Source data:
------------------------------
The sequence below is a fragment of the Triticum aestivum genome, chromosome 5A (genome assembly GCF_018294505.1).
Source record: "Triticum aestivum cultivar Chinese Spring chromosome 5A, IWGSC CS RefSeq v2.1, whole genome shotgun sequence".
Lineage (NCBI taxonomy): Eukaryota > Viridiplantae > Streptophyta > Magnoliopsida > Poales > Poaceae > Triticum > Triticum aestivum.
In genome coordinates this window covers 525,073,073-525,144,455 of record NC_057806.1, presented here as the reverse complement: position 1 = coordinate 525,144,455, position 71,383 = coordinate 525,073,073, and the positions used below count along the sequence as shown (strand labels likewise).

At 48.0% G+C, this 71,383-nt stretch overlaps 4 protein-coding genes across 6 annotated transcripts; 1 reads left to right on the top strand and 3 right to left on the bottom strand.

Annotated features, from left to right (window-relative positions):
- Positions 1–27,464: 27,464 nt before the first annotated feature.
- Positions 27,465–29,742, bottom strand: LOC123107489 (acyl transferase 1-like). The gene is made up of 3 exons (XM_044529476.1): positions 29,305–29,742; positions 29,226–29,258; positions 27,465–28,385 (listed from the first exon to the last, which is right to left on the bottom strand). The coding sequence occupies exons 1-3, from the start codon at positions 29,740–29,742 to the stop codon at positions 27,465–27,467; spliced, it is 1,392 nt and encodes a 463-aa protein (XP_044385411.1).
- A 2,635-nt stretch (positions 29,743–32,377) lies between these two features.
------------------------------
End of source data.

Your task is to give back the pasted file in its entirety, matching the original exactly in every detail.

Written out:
The sequence below is a fragment of the Triticum aestivum genome, chromosome 5A (genome assembly GCF_018294505.1).
Source record: "Triticum aestivum cultivar Chinese Spring chromosome 5A, IWGSC CS RefSeq v2.1, whole genome shotgun sequence".
Lineage (NCBI taxonomy): Eukaryota > Viridiplantae > Streptophyta > Magnoliopsida > Poales > Poaceae > Triticum > Triticum aestivum.
In genome coordinates this window covers 525,073,073-525,144,455 of record NC_057806.1, presented here as the reverse complement: position 1 = coordinate 525,144,455, position 71,383 = coordinate 525,073,073, and the positions used below count along the sequence as shown (strand labels likewise).

At 48.0% G+C, this 71,383-nt stretch overlaps 4 protein-coding genes across 6 annotated transcripts; 1 reads left to right on the top strand and 3 right to left on the bottom strand.

Annotated features, from left to right (window-relative positions):
- Positions 1–27,464: 27,464 nt before the first annotated feature.
- Positions 27,465–29,742, bottom strand: LOC123107489 (acyl transferase 1-like). The gene is made up of 3 exons (XM_044529476.1): positions 29,305–29,742; positions 29,226–29,258; positions 27,465–28,385 (listed from the first exon to the last, which is right to left on the bottom strand). The coding sequence occupies exons 1-3, from the start codon at positions 29,740–29,742 to the stop codon at positions 27,465–27,467; spliced, it is 1,392 nt and encodes a 463-aa protein (XP_044385411.1).
- A 2,635-nt stretch (positions 29,743–32,377) lies between these two features.